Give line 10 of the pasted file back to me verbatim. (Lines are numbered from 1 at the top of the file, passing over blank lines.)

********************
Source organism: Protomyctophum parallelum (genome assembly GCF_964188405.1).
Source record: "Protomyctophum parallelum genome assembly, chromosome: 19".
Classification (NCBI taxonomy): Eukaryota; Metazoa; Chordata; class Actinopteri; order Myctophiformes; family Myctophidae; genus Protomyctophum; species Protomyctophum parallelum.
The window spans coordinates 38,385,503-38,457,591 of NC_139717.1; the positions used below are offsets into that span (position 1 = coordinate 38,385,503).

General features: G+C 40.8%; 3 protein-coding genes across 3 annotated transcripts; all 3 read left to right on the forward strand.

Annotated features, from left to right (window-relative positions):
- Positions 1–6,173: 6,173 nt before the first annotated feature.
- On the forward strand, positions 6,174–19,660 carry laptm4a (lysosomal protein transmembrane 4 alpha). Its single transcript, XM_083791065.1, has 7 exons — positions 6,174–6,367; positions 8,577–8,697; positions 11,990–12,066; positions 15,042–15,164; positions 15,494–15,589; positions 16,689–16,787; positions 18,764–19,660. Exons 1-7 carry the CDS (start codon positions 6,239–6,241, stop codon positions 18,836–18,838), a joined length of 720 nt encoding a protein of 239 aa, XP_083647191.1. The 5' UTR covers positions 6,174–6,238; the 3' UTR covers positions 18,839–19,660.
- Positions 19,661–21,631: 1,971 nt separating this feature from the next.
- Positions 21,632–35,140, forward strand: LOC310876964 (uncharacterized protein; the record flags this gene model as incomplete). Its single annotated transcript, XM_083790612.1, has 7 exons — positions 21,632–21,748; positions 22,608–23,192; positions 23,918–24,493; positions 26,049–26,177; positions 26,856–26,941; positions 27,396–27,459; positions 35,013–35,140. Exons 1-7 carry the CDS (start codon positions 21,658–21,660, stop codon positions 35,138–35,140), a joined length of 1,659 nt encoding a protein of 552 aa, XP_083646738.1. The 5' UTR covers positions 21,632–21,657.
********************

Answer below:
- Positions 21,632–35,140, forward strand: LOC310876964 (uncharacterized protein; the record flags this gene model as incomplete). Its single annotated transcript, XM_083790612.1, has 7 exons — positions 21,632–21,748; positions 22,608–23,192; positions 23,918–24,493; positions 26,049–26,177; positions 26,856–26,941; positions 27,396–27,459; positions 35,013–35,140. Exons 1-7 carry the CDS (start codon positions 21,658–21,660, stop codon positions 35,138–35,140), a joined length of 1,659 nt encoding a protein of 552 aa, XP_083646738.1. The 5' UTR covers positions 21,632–21,657.